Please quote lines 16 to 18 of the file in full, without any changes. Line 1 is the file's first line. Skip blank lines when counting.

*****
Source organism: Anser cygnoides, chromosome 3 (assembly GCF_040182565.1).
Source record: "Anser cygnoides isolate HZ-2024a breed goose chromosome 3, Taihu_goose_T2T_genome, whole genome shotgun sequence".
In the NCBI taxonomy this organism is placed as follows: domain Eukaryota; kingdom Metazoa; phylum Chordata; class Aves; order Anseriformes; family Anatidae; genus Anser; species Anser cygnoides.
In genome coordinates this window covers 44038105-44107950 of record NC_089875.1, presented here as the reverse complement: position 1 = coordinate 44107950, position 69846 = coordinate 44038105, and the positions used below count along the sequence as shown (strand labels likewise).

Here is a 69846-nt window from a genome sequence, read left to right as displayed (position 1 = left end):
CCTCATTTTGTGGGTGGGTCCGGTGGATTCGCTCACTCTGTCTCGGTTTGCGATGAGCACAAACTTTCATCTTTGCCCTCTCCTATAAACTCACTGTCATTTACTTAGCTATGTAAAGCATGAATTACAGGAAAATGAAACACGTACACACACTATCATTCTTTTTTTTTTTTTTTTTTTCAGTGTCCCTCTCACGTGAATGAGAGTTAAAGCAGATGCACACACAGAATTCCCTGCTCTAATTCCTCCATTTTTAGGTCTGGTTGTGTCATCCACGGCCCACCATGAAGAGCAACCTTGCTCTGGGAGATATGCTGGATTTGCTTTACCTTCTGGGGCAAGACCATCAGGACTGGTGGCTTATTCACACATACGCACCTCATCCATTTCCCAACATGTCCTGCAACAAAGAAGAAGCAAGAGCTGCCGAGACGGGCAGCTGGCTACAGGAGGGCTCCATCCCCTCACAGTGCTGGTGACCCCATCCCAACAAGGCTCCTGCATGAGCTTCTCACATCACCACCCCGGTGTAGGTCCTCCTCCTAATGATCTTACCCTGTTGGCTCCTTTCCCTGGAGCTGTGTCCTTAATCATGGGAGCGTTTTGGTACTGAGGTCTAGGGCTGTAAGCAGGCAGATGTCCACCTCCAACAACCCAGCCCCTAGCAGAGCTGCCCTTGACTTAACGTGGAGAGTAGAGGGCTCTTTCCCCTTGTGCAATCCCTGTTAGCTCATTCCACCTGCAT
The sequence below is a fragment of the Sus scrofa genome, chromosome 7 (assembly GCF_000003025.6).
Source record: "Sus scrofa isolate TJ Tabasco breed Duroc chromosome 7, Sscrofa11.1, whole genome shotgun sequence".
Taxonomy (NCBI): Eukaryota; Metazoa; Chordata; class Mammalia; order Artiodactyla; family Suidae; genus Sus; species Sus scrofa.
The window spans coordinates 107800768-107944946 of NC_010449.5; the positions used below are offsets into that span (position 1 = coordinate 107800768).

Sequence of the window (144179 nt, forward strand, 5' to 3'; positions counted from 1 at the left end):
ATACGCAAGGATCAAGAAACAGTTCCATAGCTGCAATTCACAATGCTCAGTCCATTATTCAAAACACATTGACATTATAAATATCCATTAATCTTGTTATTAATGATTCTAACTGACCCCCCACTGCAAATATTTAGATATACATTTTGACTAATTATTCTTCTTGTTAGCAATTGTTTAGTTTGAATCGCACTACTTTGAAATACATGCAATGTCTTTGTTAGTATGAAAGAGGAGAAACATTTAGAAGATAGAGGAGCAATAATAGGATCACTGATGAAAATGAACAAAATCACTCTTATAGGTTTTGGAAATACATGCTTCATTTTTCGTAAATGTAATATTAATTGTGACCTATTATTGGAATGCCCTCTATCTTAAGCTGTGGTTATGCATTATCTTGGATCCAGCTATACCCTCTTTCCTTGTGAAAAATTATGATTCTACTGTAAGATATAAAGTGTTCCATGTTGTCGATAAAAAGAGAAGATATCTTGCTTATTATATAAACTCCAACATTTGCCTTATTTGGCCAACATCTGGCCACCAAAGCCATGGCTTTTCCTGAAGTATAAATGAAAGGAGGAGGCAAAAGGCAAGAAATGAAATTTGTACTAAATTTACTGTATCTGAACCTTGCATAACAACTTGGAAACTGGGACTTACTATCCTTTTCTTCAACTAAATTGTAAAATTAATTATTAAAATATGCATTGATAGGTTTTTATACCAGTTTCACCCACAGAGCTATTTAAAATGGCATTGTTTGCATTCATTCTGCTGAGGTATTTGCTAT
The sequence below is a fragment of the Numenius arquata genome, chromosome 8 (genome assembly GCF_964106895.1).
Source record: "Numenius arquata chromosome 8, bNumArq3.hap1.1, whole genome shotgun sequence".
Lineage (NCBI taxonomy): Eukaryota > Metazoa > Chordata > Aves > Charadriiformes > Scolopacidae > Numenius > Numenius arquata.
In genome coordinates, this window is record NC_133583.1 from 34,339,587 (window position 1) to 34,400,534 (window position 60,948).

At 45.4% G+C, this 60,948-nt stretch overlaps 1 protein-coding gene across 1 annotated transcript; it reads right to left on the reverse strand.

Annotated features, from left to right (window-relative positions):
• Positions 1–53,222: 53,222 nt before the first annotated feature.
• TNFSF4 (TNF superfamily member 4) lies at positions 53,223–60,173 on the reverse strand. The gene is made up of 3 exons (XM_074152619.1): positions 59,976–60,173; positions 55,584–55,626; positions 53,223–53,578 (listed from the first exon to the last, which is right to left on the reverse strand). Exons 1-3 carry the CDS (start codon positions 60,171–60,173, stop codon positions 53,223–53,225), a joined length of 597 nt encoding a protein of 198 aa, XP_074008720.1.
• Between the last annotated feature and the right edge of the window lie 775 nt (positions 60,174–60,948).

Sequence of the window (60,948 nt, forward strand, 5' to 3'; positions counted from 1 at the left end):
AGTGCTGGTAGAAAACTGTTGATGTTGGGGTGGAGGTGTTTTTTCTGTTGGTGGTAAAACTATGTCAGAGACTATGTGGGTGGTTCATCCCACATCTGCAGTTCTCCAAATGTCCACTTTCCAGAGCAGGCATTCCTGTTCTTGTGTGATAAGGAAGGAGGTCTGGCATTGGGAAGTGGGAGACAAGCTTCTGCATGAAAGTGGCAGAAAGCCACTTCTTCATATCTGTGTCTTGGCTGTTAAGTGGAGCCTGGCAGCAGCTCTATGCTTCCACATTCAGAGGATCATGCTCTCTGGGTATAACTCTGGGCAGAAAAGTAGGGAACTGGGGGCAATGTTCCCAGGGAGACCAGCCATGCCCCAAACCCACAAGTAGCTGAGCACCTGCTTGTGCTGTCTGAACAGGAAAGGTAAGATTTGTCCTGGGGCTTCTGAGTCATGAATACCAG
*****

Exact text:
In genome coordinates, this window is record NC_133583.1 from 34,339,587 (window position 1) to 34,400,534 (window position 60,948).

At 45.4% G+C, this 60,948-nt stretch overlaps 1 protein-coding gene across 1 annotated transcript; it reads right to left on the reverse strand.

Annotated features, from left to right (window-relative positions):